Heme toxicity may contribute to the pathogenesis of intracerebral hemorrhage (ICH). The primary defense against extracellular heme is provided by hemopexin, a serum and neuronal glycoprotein that binds it with very high affinity and mitigates its prooxidant effect. In the present study, the authors tested the hypothesis that hemopexin knockout mice would sustain more injury after experimental ICH than their wild-type counterparts.
Striatal ICH was induced by the stereotactic injection of bacterial collagenase or autologous blood. Three days later, striatal protein oxidation was assessed via carbonyl assay. Cell viability was quantified at 8–9 days by using the 3-(4,5-dimethylthiazol-2-yl)-2,5-diphenyltetrazolium bromide (MTT) assay. Behavioral deficits were detected with high-resolution digital analysis of 6-hour home cage video recordings and standard testing.
Perihematomal protein oxidation was increased in wild-type collagenase-injected striata by approximately 2.1-fold, as compared with contralateral striata; protein carbonyls were increased 3-fold in knockout mice. Striatal cell viability was reduced by collagenase injection in wild-type mice to 52.9 ± 6.5% of that in the contralateral striata, and to 31.1 ± 3.7% of that in the contralateral striata in knockout mice; similar results were obtained after blood injection. Digital analysis of 6-hour video recordings demonstrated an activity deficit in both models that was significantly exacerbated at 8 days in knockout mice. Striatal heme content 9 days after blood injection was increased approximately 2.7-fold in knockouts as compared with wild-type mice.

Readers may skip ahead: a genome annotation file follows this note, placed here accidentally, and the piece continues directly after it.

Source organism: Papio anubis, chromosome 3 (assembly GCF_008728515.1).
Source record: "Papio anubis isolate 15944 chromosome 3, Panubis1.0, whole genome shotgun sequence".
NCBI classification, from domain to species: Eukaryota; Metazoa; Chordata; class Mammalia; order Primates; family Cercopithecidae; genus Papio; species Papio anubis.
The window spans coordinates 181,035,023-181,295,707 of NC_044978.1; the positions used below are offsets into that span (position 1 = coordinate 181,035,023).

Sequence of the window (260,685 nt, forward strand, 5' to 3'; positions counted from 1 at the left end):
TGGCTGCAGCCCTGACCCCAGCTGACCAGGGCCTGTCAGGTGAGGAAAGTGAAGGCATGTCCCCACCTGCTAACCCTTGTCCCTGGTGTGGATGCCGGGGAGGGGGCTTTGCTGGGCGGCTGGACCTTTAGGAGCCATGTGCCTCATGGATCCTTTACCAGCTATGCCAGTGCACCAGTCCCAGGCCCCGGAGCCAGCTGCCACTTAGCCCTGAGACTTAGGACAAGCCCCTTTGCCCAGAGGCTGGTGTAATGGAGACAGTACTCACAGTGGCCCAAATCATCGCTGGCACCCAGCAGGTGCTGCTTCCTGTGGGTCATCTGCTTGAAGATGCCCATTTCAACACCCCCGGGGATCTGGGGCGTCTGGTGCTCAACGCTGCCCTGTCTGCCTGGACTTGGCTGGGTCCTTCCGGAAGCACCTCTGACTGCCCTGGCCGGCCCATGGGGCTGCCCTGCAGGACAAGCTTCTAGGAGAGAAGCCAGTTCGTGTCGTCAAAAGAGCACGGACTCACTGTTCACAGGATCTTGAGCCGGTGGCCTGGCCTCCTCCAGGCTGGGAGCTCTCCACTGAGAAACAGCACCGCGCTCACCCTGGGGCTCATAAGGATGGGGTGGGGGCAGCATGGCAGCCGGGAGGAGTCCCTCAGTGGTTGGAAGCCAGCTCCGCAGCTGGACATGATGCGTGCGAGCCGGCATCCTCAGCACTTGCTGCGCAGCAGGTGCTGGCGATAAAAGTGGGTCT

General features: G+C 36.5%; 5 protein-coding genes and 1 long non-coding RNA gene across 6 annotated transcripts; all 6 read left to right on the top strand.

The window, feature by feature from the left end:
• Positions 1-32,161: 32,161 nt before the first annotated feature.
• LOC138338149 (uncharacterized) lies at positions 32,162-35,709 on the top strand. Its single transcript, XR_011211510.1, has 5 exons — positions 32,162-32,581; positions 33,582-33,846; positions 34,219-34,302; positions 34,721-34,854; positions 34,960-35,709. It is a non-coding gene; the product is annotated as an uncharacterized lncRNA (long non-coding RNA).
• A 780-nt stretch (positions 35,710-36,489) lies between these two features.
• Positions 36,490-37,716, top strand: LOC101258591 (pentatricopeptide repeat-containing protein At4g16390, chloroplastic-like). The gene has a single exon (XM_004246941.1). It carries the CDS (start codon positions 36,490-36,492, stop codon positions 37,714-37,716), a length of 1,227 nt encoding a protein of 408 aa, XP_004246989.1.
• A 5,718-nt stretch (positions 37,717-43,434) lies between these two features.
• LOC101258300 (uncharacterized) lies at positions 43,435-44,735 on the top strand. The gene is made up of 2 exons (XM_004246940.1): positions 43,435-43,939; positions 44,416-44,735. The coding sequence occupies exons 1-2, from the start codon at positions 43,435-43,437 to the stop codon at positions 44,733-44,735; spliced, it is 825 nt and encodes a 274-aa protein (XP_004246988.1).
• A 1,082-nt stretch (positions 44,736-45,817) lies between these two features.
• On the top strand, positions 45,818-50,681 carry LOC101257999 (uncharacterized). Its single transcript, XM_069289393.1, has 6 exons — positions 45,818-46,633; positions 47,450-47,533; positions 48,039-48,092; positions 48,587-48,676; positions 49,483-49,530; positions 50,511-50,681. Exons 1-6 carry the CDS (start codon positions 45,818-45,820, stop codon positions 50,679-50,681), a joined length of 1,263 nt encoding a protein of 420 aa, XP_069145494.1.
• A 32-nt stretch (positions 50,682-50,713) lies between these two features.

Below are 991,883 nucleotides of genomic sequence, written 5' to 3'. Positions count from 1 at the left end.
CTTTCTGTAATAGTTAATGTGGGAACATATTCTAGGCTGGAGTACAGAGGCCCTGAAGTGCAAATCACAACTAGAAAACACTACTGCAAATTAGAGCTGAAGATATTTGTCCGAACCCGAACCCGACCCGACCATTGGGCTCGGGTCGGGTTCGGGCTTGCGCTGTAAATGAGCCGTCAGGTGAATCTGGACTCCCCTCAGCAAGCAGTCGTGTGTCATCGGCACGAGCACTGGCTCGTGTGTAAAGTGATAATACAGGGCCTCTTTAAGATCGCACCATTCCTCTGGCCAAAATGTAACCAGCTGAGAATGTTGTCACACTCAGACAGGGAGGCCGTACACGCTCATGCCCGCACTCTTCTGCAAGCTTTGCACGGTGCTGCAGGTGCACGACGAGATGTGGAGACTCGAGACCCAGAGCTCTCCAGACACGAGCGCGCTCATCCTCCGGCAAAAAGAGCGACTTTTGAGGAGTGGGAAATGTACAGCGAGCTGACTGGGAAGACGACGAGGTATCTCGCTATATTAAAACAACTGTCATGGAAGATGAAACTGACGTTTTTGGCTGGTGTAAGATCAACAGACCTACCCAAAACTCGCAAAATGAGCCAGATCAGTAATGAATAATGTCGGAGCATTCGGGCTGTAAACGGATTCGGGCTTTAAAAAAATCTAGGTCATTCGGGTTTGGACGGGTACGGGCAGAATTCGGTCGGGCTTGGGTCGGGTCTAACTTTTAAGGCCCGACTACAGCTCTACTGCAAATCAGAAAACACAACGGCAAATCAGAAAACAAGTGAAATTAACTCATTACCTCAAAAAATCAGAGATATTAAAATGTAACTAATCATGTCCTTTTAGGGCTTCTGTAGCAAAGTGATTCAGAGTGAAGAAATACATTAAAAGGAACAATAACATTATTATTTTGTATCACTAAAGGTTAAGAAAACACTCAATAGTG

These results suggest that hemopexin has a protective effect against hemorrhagic CNS injuries. Hemopexin deficiency, which is often associated with sickle cell disease, may worsen outcome after ICH.
Abbreviations used in this paper: ICH = intracerebral hemorrhage; MTT = 3-(4,5-dimethylthiazol-2-yl)-2,5-diphenyltetrazolium bromide; PCR = polymerase chain reaction; TTC = 2,3,5-triphenyltetrazolium chloride.
Address correspondence to: Raymond F. Regan, M.D., Department of Emergency Medicine, Thomas Jefferson University, 1025 Walnut Street, College Building Room 813, Philadelphia, Pennsylvania 19107. email: Raymond.Regan@jefferson.edu.
Please include this information when citing this paper: published online December 3, 2010; DOI: 10.3171/2010.10.JNS10861.
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